Intelligence not central to ‘Central Intelligence’

by Richard Roeper

“Central Intelligence” is one of those slick, gunplay-riddled, stupidly plotted, aggressively loud buddy movies – so formulaic and dumb, even if you see it you’ll probably forget you’ve seen it by the end of the year.

And if that’s the case, consider yourself fortunate.

For about a half-dozen years now, I’ve been writing reviews of Kevin Hart movies in which I mention how likable Hart is, and what a shame it is to see his talents squandered.

Here we go again. As was the case with the “Ride Along” movies and “Get Hard,” Hart is cast in the role of the likable everyman who is thrust into dangerous situations where he conveys great fear by cowering, trying to talk his way out of peril, running away from bad guys, dodging bullets, howling during chase sequences and accidentally getting the better of henchmen during quick-cut fight scenes.

Oh, and there’s the obligatory domestic subplot in which Hart’s character has to make things right with his beautiful but clueless significant other, who is always the last one to realize her man’s life is in serious danger.

“Central Intelligence” alternates intermittently funny exchanges of dialogue with depressingly familiar action sequences featuring dozens of gunmen who are incredibly poor shots and car chases and fight sequences that seem to take place in towns and cities where there are no bystanders and there’s no media coverage. Things explode in a vacuum.

Hart plays Calvin Joyner, who in 1996 was the king of his high school: a top student, superstar athlete, prom king, in love with the most beautiful girl, admired by all including the principal, who actually says at an awards ceremony if he were biologically capable of having a son, he’d want it to be Calvin.

On the eve of Calvin’s 20th high school reunion, he’s not feeling so hot about the way things have turned out. He’s a mid-level forensic accountant on the slow track at work – hardly living up to his “Golden Jet” nickname from high school.

Enter one Bob Stone (Dwayne Johnson). Back in the day, Bob was a morbidly obese, unpopular kid who was the subject of a cruel prank in front of the entire student body, but now he’s a chiseled god involved in international intrigue as a spy, or maybe he’s a spy gone rogue, but whatever he’s doing, it’s really badass and involves lots of people with serious weaponry wanting him dead.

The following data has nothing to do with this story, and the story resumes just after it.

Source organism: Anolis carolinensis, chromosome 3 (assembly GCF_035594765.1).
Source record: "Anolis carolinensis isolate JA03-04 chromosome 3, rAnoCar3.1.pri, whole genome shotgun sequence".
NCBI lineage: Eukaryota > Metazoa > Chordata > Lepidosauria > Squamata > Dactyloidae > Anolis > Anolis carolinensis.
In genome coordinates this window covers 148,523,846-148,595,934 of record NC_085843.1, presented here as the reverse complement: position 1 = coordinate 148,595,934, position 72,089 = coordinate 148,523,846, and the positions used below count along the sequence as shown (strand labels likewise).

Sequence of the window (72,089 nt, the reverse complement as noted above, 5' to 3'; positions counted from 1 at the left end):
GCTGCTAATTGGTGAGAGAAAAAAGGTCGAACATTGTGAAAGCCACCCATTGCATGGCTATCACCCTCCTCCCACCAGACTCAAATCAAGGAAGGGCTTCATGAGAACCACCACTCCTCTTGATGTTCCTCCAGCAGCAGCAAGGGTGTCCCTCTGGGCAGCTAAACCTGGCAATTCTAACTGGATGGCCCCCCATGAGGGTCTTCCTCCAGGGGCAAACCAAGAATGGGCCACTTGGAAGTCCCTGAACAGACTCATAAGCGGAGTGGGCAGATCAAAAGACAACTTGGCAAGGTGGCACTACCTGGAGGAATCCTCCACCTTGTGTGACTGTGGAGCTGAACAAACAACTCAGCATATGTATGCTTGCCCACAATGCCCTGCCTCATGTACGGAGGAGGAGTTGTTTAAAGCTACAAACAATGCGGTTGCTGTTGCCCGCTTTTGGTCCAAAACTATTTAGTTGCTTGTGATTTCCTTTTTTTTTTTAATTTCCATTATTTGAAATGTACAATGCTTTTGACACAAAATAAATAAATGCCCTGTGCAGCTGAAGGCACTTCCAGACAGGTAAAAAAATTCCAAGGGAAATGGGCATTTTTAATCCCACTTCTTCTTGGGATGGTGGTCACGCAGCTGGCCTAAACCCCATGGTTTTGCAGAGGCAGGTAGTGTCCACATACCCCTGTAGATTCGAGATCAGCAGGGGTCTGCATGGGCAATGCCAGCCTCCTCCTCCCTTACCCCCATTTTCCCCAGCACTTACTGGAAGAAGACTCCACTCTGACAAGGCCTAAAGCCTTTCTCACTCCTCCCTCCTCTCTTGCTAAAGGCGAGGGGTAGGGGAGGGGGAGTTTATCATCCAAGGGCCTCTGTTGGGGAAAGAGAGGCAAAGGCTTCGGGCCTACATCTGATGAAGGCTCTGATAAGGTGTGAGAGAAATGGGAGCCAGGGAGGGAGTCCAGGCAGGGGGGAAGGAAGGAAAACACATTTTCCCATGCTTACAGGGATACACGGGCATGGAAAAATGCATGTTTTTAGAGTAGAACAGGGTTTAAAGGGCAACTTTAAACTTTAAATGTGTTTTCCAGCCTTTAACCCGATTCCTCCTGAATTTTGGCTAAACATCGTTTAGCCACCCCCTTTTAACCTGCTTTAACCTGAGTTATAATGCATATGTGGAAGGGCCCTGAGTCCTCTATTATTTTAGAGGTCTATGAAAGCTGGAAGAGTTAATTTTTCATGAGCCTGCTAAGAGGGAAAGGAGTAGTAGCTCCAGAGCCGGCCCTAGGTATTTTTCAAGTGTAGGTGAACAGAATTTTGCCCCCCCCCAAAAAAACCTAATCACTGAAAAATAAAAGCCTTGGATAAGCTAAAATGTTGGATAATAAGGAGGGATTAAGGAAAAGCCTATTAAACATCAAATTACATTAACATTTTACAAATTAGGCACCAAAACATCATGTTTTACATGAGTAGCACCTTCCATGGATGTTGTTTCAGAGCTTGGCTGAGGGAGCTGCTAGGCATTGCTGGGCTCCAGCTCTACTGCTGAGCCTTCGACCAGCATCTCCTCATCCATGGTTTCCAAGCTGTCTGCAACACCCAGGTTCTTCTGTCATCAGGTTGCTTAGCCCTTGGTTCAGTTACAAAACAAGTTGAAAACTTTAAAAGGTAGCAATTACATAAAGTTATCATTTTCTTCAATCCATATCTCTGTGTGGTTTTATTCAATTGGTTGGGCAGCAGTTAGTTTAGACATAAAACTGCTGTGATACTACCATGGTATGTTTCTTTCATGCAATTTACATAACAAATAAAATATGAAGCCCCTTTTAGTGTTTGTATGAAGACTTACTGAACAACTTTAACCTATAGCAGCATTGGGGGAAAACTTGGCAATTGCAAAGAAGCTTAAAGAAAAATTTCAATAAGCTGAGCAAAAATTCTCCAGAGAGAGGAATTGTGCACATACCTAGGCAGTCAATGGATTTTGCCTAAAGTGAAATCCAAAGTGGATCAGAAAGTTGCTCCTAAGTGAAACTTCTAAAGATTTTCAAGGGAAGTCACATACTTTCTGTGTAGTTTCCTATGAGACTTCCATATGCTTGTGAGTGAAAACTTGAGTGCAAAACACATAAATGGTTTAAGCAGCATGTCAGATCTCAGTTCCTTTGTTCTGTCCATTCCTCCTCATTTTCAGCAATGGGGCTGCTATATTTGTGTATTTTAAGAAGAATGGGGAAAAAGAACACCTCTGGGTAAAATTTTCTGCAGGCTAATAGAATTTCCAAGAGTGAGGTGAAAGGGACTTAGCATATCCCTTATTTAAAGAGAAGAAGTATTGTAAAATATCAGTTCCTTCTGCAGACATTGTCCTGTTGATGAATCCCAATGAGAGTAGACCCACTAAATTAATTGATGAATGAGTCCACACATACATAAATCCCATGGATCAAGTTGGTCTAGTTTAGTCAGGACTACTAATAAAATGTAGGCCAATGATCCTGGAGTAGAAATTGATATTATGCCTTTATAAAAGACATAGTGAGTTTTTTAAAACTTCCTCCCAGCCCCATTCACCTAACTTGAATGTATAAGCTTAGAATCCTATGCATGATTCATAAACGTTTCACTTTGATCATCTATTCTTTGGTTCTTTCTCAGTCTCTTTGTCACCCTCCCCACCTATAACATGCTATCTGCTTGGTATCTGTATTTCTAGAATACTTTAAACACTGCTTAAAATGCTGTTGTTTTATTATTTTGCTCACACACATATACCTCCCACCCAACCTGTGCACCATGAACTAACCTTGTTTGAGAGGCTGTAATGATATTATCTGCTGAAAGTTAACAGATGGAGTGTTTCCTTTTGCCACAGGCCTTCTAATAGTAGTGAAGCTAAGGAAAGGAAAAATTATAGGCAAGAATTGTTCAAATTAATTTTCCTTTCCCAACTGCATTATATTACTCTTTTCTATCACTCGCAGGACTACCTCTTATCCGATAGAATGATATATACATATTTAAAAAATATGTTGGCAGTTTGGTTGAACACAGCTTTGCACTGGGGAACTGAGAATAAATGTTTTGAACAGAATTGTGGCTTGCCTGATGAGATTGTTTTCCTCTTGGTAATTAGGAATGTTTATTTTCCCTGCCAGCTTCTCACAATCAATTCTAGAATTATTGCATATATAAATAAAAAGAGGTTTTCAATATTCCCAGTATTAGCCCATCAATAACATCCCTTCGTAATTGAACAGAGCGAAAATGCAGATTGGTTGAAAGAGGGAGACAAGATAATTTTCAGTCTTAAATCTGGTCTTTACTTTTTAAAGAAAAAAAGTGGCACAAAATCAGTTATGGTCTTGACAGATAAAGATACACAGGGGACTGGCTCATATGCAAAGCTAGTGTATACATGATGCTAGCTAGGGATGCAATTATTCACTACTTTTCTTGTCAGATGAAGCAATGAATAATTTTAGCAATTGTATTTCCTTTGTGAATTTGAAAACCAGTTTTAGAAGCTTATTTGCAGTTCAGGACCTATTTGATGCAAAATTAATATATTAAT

One kinda funny touch: Even though Bob is so chiseled he looks like a statue come to life, and he’s capable of taking down four or five bad guys without breaking a sweat, he’s still a major dork. He loves unicorns and dumb commercials from the 1990s, he wears jorts and a fanny pack and he’s incapable of shielding his unabashed hero worship of “The Jet,” as he calls Calvin. You can’t help but laugh at Johnson’s endearing performance, especially when he has flashbacks to high school traumas and he’s utterly vulnerable, despite his hulking persona and his trained-killer skill set.

Amy Ryan is wasted in a clichéd role as a CIA agent convinced Bob is the “Black Badger,” an international bad guy trying to gain access to secret codes that will compromise national security. Aaron Paul has too little screen time as Bob’s erstwhile partner, Phil.

Far too many of the one-liners in “Central Intelligence” contain references to pop culture, from Taylor Swift’s love life to “Road House” to “Sixteen Candles” to Jake Gyllenhaal to Denzel Washington to a thuddingly unfunny moment in which Hart is told he looks like “a black Will Smith.” You can practically see the screenwriters’ fingerprints on the dialogue.

We get cardboard bad guys who are homophobes, sexist pigs, bullies or some combination thereof. Just because they’re the villains doesn’t excuse the low-level humor.

There’s never a moment when intelligence is central to the alleged humor of this film.


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